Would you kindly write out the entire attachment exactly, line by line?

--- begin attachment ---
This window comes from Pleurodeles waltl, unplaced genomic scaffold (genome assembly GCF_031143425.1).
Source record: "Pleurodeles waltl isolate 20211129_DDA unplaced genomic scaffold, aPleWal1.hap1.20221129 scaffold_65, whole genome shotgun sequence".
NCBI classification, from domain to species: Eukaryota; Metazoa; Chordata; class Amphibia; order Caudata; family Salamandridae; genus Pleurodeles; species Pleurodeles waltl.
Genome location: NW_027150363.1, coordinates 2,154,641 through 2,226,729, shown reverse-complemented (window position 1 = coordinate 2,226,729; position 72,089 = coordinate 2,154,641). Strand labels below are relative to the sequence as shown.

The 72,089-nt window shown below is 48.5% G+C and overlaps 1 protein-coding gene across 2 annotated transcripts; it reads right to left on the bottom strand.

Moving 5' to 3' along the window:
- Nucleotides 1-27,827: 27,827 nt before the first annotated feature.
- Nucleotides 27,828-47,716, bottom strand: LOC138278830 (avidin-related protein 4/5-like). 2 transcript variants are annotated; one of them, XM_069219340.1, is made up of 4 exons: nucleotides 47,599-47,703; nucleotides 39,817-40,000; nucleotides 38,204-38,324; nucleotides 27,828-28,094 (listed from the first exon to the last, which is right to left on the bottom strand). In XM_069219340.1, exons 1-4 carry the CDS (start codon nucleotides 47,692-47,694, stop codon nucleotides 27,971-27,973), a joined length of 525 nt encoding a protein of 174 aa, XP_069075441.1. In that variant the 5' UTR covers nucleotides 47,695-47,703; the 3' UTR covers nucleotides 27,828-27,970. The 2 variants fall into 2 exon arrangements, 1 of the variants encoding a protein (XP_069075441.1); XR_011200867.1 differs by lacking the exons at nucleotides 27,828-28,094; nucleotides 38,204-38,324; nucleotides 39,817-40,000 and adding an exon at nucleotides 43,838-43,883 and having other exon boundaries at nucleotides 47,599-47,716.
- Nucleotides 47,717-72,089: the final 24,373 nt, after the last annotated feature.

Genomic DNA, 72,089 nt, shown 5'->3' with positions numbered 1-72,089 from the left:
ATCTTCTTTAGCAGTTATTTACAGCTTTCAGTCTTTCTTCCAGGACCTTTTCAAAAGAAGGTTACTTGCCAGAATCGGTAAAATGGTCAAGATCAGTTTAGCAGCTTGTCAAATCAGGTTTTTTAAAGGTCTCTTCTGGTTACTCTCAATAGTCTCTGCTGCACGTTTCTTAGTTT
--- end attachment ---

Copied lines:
This window comes from Pleurodeles waltl, unplaced genomic scaffold (genome assembly GCF_031143425.1).
Source record: "Pleurodeles waltl isolate 20211129_DDA unplaced genomic scaffold, aPleWal1.hap1.20221129 scaffold_65, whole genome shotgun sequence".
NCBI classification, from domain to species: Eukaryota; Metazoa; Chordata; class Amphibia; order Caudata; family Salamandridae; genus Pleurodeles; species Pleurodeles waltl.
Genome location: NW_027150363.1, coordinates 2,154,641 through 2,226,729, shown reverse-complemented (window position 1 = coordinate 2,226,729; position 72,089 = coordinate 2,154,641). Strand labels below are relative to the sequence as shown.

The 72,089-nt window shown below is 48.5% G+C and overlaps 1 protein-coding gene across 2 annotated transcripts; it reads right to left on the bottom strand.

Moving 5' to 3' along the window:
- Nucleotides 1-27,827: 27,827 nt before the first annotated feature.
- Nucleotides 27,828-47,716, bottom strand: LOC138278830 (avidin-related protein 4/5-like). 2 transcript variants are annotated; one of them, XM_069219340.1, is made up of 4 exons: nucleotides 47,599-47,703; nucleotides 39,817-40,000; nucleotides 38,204-38,324; nucleotides 27,828-28,094 (listed from the first exon to the last, which is right to left on the bottom strand). In XM_069219340.1, exons 1-4 carry the CDS (start codon nucleotides 47,692-47,694, stop codon nucleotides 27,971-27,973), a joined length of 525 nt encoding a protein of 174 aa, XP_069075441.1. In that variant the 5' UTR covers nucleotides 47,695-47,703; the 3' UTR covers nucleotides 27,828-27,970. The 2 variants fall into 2 exon arrangements, 1 of the variants encoding a protein (XP_069075441.1); XR_011200867.1 differs by lacking the exons at nucleotides 27,828-28,094; nucleotides 38,204-38,324; nucleotides 39,817-40,000 and adding an exon at nucleotides 43,838-43,883 and having other exon boundaries at nucleotides 47,599-47,716.
- Nucleotides 47,717-72,089: the final 24,373 nt, after the last annotated feature.

Genomic DNA, 72,089 nt, shown 5'->3' with positions numbered 1-72,089 from the left:
ATCTTCTTTAGCAGTTATTTACAGCTTTCAGTCTTTCTTCCAGGACCTTTTCAAAAGAAGGTTACTTGCCAGAATCGGTAAAATGGTCAAGATCAGTTTAGCAGCTTGTCAAATCAGGTTTTTTAAAGGTCTCTTCTGGTTACTCTCAATAGTCTCTGCTGCACGTTTCTTAGTTT